I entrust you all to the Immaculate Virgin, our Lady of Guadalupe, Patroness of the Americas and Health of the Sick. May she hear the prayers that rise from the world of suffering, may she dry the tears of those in pain, may she stand beside those who are alone in their illness, and by her motherly intercession may she help believers who work in the field of health care to be credible witnesses to Christ’s love.

To each of you I affectionately impart my Blessing!

From the Vatican, 2 February 2003, Feast of the Presentation of the Lord


Archbishop Javier Lozano Barragán's Homily at Mass in Washington
on the occasion of the 11th World Day of the Sick
National Shrine of the Immaculate Conception, USA - 11 February 2004, Feast of Our Lady of Lourdes
- in English, French & Italian

"Your Eminences, Excellencies, dear priests and religious sisters, Brothers and Sisters,

It is for me a great honor to represent the Holy Father John Paul II in this 11th World Day of the Sick. It is my duty to bring to you His blessings and greetings. His living testimony of pain and joy, reflect the painful and joyful face of Christ and give us the courage to overcome illness as well as death, through the solid hope of the resurrection, and to proclaim together with the Pope the Gospel of Life.

May I extend my cordial greetings to the Catholic Bishops' Conference of the United States, and to the other 23 Conferences of Bishops of the American Countries, represented here at this memorable celebration of the 11th World Day of the Sick. The World Day of the Sick obviously concerns the whole world, but the choice to celebrate it in America, corresponds to the expressed desire of the Pope to have it every year on a different continent. This year, it was America's turn, and it marks the second celebration in America, since the first one was 7 years ago at the Shrine of Our Lady of Guadalupe, in Mexico City.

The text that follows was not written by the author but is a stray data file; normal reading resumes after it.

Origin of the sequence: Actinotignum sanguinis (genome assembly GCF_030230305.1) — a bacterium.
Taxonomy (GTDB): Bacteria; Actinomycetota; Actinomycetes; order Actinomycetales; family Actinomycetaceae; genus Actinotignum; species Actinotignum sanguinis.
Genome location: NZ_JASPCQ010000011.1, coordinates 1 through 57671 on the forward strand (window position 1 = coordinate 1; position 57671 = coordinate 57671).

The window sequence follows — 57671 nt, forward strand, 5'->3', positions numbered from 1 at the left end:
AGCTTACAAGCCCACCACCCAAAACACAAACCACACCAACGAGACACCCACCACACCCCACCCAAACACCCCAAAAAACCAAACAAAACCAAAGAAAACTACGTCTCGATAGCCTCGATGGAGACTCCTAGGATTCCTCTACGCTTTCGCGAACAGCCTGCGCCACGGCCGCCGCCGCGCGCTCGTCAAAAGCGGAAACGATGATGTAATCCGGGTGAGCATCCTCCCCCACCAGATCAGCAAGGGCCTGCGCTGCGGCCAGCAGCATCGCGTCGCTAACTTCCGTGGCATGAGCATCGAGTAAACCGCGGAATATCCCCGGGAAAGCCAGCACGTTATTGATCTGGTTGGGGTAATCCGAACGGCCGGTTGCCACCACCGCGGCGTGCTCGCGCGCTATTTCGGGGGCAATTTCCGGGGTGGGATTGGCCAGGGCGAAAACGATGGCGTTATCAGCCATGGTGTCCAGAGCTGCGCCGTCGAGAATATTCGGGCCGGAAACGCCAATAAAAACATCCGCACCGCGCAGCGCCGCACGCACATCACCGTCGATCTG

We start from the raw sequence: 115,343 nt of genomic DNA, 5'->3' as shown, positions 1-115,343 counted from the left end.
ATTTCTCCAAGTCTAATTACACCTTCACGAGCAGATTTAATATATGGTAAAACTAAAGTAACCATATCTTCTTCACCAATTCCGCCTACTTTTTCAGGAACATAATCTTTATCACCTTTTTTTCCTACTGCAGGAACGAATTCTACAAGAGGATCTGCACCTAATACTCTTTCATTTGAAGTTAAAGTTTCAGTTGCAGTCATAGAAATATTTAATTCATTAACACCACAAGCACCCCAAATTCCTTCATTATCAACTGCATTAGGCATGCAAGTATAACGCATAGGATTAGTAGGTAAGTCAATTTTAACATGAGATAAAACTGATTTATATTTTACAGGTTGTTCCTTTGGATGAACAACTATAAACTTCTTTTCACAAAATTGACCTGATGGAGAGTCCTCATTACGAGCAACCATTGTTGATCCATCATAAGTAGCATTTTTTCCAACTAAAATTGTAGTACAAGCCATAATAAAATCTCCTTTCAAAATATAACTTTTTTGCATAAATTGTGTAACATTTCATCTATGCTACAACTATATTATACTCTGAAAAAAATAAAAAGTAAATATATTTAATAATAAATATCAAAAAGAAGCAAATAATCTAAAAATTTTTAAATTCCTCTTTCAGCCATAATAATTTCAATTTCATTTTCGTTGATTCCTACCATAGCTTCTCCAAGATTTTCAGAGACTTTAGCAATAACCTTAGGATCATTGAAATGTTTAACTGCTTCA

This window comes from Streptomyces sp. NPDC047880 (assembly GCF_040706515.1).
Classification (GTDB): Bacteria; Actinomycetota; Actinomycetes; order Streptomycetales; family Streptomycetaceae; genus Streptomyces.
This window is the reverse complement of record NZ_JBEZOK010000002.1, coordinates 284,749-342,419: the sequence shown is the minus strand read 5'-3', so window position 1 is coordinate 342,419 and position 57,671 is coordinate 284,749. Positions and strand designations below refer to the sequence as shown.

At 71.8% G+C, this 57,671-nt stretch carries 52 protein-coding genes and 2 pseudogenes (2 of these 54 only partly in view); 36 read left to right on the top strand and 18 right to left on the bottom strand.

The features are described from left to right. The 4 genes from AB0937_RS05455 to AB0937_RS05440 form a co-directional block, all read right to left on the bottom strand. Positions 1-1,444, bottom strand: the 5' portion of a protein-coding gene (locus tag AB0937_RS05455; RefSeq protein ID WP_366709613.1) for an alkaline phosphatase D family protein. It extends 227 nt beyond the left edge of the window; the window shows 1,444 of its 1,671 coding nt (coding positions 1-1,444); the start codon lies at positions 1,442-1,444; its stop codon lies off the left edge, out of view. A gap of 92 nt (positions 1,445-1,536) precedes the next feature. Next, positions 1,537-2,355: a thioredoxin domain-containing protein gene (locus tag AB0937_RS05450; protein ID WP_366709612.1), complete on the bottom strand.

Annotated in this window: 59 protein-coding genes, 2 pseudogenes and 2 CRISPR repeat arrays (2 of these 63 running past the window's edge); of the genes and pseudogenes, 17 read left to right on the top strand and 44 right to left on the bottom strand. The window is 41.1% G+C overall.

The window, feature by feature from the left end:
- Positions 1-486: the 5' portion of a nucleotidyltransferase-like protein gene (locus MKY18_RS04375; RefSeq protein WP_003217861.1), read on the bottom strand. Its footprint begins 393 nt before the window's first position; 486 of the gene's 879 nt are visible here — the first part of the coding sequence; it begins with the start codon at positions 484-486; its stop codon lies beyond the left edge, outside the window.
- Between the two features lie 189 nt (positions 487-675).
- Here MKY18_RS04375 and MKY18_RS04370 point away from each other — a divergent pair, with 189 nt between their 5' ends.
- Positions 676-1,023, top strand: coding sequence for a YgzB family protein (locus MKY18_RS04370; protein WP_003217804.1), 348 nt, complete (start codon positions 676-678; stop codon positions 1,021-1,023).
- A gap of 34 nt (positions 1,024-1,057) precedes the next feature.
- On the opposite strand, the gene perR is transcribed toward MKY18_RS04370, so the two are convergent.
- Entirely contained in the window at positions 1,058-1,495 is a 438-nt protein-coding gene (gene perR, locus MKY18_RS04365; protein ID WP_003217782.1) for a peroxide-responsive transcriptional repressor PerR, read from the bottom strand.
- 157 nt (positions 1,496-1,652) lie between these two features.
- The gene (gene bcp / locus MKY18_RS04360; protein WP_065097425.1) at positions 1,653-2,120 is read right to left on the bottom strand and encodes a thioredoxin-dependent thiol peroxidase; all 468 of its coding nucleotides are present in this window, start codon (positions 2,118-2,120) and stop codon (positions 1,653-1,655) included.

In agreement with the Holy Father, we had proposed to celebrate it either in Argentina or in the United States. The Catholic Bishops' Conference of the United States warmly accepted the proposal and made all the necessary arrangements for the celebration. We particularly thank Bishop Fiorenza, former President of the Catholic Bishops' Conference of the United States, and Bishop Gregory, the current President, both of whom worked with great enthusiasm for the realization of this event. Our greetings and very special thanks go to the Archdiocese of Washington and her worthy and dynamic Pastor, Cardinal Theodore McCarrick. Together with his team, under the direction of Fr Michael Place, president of Catholic Health Association of the United States of American, and Dr Jane Belford, Chancellor of the Archdiocese, they shouldered the great and hard work of making the project of the 11th World Day of the Sick a reality. I would like to convey to Your Eminence and your team, the sincere and heartfelt thanks, both of the Holy Father and the Pontifical Council for Health Pastoral Care.